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Key findings
  • Radio remains by far the most common source of news in Africa. On average across 39 surveyed countries, two-thirds (65%) of respondents tune in at least a few times a week.
  • Almost half (47%) of Africans say they get news from social networks or the Internet at least a few times a week. Regular access to information via digital media varies from only 14% in Madagascar to 82% in Mauritius, and is growing more slowly than in the past. o Urban residents, more educated and better-off citizens, men, and youth are most likely to use digital media. On most of these measures, the digital divide is about as large as – and in some cases larger than – it was almost a decade ago. o But the demographic divides that mark differential access to digital media are small to non-existent with regard to radio.
  • Africans express broad support for the media’s role in fostering government accountability, and majorities support media freedom in all surveyed countries except Mali, Mozambique, Morocco, and Sudan.
  • A majority (57%) of Africans consider the media in their country "somewhat free" or "completely free" of government interference, although fewer than one in four citizens in Gabon (14%) and Congo-Brazzaville (21%) agree.

Africa’s media landscapes have shifted tremendously in the past 30 years. The end of state run monopolies in most countries brought thousands of potential sources of news,  information, and entertainment to the continent. These outlets in the print, broadcast, and  digital sectors vary widely. Some are doggedly independent, while others are known mouthpieces for partisan actors. Some vet information carefully before  dissemination, while others are vehicles for mis-, dis-, and mal-information.  And some are parts of large, even multinational, media houses, while others are shoestring community-run efforts. 

The latest Afrobarometer data from 39 African countries document important changes in how Africans use media to access news and information. Radio remains the most-accessed medium, although digital  use continues to grow. However, despite significant gains in Internet and social media  access in recent years, inequities in access across gender, education, age, urban/rural, and  income lines persist, and on some dimensions have actually grown larger than when overall  access rates were much lower. Radio, on the other hand, continues to be accessible across  demographic groups more evenly.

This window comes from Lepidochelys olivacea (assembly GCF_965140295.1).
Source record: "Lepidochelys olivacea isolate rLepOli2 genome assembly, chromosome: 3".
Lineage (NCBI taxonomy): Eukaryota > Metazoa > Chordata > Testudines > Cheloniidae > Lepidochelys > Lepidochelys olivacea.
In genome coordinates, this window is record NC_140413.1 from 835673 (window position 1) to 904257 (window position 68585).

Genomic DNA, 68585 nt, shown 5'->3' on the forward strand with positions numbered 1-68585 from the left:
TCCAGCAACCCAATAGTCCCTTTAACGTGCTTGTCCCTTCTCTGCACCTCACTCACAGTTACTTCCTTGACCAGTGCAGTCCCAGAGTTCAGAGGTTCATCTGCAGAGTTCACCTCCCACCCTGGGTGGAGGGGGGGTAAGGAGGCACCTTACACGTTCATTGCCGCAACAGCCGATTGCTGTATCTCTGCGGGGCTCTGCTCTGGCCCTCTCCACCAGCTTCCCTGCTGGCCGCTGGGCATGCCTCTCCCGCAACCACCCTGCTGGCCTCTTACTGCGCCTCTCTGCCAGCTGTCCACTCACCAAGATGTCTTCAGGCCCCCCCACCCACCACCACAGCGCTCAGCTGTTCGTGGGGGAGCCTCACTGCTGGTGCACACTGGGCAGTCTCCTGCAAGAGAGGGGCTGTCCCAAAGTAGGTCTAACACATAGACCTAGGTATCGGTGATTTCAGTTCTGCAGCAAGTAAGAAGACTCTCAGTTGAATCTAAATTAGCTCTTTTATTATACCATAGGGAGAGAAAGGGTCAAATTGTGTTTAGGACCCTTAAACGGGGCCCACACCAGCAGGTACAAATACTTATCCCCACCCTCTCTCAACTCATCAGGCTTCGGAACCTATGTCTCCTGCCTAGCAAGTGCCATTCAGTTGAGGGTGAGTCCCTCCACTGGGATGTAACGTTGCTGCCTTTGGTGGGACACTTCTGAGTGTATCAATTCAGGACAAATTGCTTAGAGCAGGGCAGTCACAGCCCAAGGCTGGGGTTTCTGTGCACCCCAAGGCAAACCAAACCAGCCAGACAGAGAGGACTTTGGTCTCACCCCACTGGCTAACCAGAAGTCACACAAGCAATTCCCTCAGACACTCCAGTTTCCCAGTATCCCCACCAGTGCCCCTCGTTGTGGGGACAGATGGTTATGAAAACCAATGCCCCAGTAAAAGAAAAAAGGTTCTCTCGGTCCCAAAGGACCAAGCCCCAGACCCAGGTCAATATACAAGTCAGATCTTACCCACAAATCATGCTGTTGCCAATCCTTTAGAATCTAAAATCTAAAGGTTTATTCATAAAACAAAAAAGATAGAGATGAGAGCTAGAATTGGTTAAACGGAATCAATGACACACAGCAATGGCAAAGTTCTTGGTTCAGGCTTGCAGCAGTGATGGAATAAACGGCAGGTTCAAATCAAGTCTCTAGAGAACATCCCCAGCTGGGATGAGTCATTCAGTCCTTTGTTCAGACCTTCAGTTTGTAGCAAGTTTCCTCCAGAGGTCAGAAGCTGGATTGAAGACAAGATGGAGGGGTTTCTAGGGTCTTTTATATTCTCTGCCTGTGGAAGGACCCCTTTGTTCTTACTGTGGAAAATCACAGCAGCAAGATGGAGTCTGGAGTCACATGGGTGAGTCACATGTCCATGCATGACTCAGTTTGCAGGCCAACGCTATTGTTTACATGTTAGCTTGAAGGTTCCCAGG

Africans are generally supportive of media playing important roles in democratic  governance. They are overwhelmingly supportive of media reporting on government  mistakes and corruption, and a strong majority support media’s right to report without  government interference. And while there is great variation on this measure, a solid majority  see media in their country as mostly free. 

These results suggest that, in spite of continued attacks on media freedom in many countries,  Africans generally support media helping to hold politicians accountable, even if they feel  their governments don’t always provide such environments. That said, continuously changing  media contexts are bringing both new opportunities for Africans to be informed about  important political, economic, social, and health issues and new challenges in the form of  false information and divisive language. 

Jeffrey Conroy-Krutz

Jeffrey Conroy-Krutz is an associate professor at Michigan State University and editor of the Afrobarometer Working Papers series.

Kelechi Amakoh

Data analyst for Afrobarometer and a PhD student in the Department of Political Science, Michigan State University.

Komi Amewunou

Komi Amewunou is editor at Afrobarometer.